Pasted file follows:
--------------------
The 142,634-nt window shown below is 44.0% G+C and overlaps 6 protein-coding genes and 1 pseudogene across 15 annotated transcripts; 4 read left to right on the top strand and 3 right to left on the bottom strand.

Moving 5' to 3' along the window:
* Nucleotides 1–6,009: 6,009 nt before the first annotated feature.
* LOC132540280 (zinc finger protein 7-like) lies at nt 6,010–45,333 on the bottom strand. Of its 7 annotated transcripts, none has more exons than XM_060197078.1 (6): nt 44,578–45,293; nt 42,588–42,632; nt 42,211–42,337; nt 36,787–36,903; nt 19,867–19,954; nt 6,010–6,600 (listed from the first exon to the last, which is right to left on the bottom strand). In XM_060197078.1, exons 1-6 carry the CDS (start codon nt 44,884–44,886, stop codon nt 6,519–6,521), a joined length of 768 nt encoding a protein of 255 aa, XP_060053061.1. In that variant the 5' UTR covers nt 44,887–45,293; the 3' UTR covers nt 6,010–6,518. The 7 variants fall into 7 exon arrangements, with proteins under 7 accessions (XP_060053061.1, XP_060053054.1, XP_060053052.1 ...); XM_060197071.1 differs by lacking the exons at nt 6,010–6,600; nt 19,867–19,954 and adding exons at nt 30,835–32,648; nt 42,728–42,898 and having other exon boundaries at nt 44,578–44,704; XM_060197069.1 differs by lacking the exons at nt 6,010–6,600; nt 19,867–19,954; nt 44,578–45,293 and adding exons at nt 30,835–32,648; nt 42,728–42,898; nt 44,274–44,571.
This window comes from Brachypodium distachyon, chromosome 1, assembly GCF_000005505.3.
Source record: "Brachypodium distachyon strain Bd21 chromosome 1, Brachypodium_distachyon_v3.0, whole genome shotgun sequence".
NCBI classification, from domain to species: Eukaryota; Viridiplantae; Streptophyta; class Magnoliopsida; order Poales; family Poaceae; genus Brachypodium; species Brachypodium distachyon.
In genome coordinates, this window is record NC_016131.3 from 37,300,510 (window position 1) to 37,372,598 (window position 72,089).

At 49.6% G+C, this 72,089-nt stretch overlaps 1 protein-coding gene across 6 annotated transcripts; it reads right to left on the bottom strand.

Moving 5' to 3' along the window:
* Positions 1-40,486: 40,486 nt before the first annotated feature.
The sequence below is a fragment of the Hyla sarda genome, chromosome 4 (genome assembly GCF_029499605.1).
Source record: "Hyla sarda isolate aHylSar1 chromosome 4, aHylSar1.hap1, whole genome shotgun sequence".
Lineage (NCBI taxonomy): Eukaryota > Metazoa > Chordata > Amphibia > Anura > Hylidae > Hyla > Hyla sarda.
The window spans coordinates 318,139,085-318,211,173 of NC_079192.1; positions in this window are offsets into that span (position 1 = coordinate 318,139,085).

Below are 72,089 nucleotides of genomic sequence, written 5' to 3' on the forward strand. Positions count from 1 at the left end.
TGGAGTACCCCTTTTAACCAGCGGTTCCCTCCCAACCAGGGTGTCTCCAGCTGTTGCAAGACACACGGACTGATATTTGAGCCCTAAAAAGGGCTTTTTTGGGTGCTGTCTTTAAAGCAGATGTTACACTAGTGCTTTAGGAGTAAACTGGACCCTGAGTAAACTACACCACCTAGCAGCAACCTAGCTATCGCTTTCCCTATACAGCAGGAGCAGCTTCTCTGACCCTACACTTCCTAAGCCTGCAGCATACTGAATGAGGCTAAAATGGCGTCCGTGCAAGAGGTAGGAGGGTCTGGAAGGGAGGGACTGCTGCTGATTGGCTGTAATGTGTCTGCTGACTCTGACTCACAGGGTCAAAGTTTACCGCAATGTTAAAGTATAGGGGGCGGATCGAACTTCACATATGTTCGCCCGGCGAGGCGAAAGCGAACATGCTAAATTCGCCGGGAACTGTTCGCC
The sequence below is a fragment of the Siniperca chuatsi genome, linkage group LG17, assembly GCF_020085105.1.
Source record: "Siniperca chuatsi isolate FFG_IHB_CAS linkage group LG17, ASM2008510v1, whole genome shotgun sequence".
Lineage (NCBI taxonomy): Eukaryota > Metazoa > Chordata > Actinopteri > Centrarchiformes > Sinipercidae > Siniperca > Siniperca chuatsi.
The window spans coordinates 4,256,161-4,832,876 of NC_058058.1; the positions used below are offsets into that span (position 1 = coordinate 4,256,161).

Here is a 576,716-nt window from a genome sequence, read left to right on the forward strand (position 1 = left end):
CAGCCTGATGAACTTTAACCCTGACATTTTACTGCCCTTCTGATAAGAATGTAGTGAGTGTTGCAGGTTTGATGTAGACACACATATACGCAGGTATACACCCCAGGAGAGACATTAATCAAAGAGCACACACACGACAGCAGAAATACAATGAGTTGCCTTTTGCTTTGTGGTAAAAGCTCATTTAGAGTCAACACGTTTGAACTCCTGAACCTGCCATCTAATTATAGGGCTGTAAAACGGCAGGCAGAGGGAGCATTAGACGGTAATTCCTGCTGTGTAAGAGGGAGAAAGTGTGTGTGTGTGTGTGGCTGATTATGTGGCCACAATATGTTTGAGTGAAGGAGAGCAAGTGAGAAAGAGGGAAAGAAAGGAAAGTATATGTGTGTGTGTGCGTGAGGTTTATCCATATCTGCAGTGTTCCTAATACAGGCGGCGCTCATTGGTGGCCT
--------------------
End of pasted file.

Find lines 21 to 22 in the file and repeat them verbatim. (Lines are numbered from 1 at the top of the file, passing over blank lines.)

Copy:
The window spans coordinates 4,256,161-4,832,876 of NC_058058.1; the positions used below are offsets into that span (position 1 = coordinate 4,256,161).

Here is a 576,716-nt window from a genome sequence, read left to right on the forward strand (position 1 = left end):